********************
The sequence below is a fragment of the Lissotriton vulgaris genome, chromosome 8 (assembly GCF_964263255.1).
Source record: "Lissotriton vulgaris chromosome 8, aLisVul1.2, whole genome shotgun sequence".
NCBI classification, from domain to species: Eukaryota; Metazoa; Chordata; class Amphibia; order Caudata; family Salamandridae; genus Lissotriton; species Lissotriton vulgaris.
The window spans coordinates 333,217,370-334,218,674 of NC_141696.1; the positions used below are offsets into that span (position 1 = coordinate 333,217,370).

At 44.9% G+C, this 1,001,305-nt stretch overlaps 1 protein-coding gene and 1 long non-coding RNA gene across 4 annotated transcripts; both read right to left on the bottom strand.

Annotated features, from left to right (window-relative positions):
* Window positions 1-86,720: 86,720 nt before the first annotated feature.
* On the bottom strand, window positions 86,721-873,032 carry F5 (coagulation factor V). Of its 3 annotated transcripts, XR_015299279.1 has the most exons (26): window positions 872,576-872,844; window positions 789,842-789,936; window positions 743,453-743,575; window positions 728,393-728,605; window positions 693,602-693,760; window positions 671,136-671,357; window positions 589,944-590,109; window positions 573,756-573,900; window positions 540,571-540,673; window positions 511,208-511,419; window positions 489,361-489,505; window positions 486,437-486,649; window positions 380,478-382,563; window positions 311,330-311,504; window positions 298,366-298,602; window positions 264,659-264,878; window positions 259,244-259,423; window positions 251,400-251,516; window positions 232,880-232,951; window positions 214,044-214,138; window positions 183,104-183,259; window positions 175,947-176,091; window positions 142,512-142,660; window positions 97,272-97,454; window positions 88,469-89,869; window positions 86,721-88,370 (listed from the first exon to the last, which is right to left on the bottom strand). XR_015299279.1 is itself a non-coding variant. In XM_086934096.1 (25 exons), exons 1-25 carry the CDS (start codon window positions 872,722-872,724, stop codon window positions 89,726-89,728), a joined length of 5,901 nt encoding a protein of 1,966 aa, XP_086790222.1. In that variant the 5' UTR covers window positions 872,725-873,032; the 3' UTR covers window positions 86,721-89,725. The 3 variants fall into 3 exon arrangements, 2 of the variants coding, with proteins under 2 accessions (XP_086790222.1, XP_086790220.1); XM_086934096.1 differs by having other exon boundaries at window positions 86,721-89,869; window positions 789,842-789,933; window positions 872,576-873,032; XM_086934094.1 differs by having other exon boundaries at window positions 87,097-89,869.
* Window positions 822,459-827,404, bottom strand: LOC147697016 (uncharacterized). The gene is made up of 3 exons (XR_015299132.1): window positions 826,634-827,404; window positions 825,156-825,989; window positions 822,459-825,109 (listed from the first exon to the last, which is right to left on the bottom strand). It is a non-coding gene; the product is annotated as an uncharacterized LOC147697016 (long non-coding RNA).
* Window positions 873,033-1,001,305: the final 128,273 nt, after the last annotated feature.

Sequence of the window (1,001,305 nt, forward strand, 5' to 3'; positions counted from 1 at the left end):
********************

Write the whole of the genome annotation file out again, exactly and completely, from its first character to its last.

The sequence below is a fragment of the Lissotriton vulgaris genome, chromosome 8 (assembly GCF_964263255.1).
Source record: "Lissotriton vulgaris chromosome 8, aLisVul1.2, whole genome shotgun sequence".
NCBI classification, from domain to species: Eukaryota; Metazoa; Chordata; class Amphibia; order Caudata; family Salamandridae; genus Lissotriton; species Lissotriton vulgaris.
The window spans coordinates 333,217,370-334,218,674 of NC_141696.1; the positions used below are offsets into that span (position 1 = coordinate 333,217,370).

At 44.9% G+C, this 1,001,305-nt stretch overlaps 1 protein-coding gene and 1 long non-coding RNA gene across 4 annotated transcripts; both read right to left on the bottom strand.

Annotated features, from left to right (window-relative positions):
* Window positions 1-86,720: 86,720 nt before the first annotated feature.
* On the bottom strand, window positions 86,721-873,032 carry F5 (coagulation factor V). Of its 3 annotated transcripts, XR_015299279.1 has the most exons (26): window positions 872,576-872,844; window positions 789,842-789,936; window positions 743,453-743,575; window positions 728,393-728,605; window positions 693,602-693,760; window positions 671,136-671,357; window positions 589,944-590,109; window positions 573,756-573,900; window positions 540,571-540,673; window positions 511,208-511,419; window positions 489,361-489,505; window positions 486,437-486,649; window positions 380,478-382,563; window positions 311,330-311,504; window positions 298,366-298,602; window positions 264,659-264,878; window positions 259,244-259,423; window positions 251,400-251,516; window positions 232,880-232,951; window positions 214,044-214,138; window positions 183,104-183,259; window positions 175,947-176,091; window positions 142,512-142,660; window positions 97,272-97,454; window positions 88,469-89,869; window positions 86,721-88,370 (listed from the first exon to the last, which is right to left on the bottom strand). XR_015299279.1 is itself a non-coding variant. In XM_086934096.1 (25 exons), exons 1-25 carry the CDS (start codon window positions 872,722-872,724, stop codon window positions 89,726-89,728), a joined length of 5,901 nt encoding a protein of 1,966 aa, XP_086790222.1. In that variant the 5' UTR covers window positions 872,725-873,032; the 3' UTR covers window positions 86,721-89,725. The 3 variants fall into 3 exon arrangements, 2 of the variants coding, with proteins under 2 accessions (XP_086790222.1, XP_086790220.1); XM_086934096.1 differs by having other exon boundaries at window positions 86,721-89,869; window positions 789,842-789,933; window positions 872,576-873,032; XM_086934094.1 differs by having other exon boundaries at window positions 87,097-89,869.
* Window positions 822,459-827,404, bottom strand: LOC147697016 (uncharacterized). The gene is made up of 3 exons (XR_015299132.1): window positions 826,634-827,404; window positions 825,156-825,989; window positions 822,459-825,109 (listed from the first exon to the last, which is right to left on the bottom strand). It is a non-coding gene; the product is annotated as an uncharacterized LOC147697016 (long non-coding RNA).
* Window positions 873,033-1,001,305: the final 128,273 nt, after the last annotated feature.

Sequence of the window (1,001,305 nt, forward strand, 5' to 3'; positions counted from 1 at the left end):